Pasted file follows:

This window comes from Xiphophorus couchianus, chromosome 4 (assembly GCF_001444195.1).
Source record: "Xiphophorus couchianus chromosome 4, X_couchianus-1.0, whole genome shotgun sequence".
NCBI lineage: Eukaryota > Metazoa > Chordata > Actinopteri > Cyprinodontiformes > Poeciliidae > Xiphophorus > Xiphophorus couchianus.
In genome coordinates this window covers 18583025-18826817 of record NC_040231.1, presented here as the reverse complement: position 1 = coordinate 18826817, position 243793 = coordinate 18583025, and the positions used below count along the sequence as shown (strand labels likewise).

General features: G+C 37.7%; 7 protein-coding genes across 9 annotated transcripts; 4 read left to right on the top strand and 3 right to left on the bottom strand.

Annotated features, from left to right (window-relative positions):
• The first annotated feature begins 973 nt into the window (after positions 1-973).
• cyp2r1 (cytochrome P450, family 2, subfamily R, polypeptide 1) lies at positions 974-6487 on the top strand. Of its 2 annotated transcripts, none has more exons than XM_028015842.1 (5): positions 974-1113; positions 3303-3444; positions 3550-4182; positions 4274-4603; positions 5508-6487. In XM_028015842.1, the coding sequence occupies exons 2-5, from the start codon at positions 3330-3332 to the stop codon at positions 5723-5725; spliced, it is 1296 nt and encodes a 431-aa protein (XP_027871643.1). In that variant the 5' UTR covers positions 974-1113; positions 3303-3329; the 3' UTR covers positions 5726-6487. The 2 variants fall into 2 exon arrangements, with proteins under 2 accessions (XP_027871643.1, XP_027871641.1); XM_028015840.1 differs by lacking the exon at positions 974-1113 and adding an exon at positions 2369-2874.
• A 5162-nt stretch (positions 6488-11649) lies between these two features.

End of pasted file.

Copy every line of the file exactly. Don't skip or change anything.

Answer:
This window comes from Xiphophorus couchianus, chromosome 4 (assembly GCF_001444195.1).
Source record: "Xiphophorus couchianus chromosome 4, X_couchianus-1.0, whole genome shotgun sequence".
NCBI lineage: Eukaryota > Metazoa > Chordata > Actinopteri > Cyprinodontiformes > Poeciliidae > Xiphophorus > Xiphophorus couchianus.
In genome coordinates this window covers 18583025-18826817 of record NC_040231.1, presented here as the reverse complement: position 1 = coordinate 18826817, position 243793 = coordinate 18583025, and the positions used below count along the sequence as shown (strand labels likewise).

General features: G+C 37.7%; 7 protein-coding genes across 9 annotated transcripts; 4 read left to right on the top strand and 3 right to left on the bottom strand.

Annotated features, from left to right (window-relative positions):
• The first annotated feature begins 973 nt into the window (after positions 1-973).
• cyp2r1 (cytochrome P450, family 2, subfamily R, polypeptide 1) lies at positions 974-6487 on the top strand. Of its 2 annotated transcripts, none has more exons than XM_028015842.1 (5): positions 974-1113; positions 3303-3444; positions 3550-4182; positions 4274-4603; positions 5508-6487. In XM_028015842.1, the coding sequence occupies exons 2-5, from the start codon at positions 3330-3332 to the stop codon at positions 5723-5725; spliced, it is 1296 nt and encodes a 431-aa protein (XP_027871643.1). In that variant the 5' UTR covers positions 974-1113; positions 3303-3329; the 3' UTR covers positions 5726-6487. The 2 variants fall into 2 exon arrangements, with proteins under 2 accessions (XP_027871643.1, XP_027871641.1); XM_028015840.1 differs by lacking the exon at positions 974-1113 and adding an exon at positions 2369-2874.
• A 5162-nt stretch (positions 6488-11649) lies between these two features.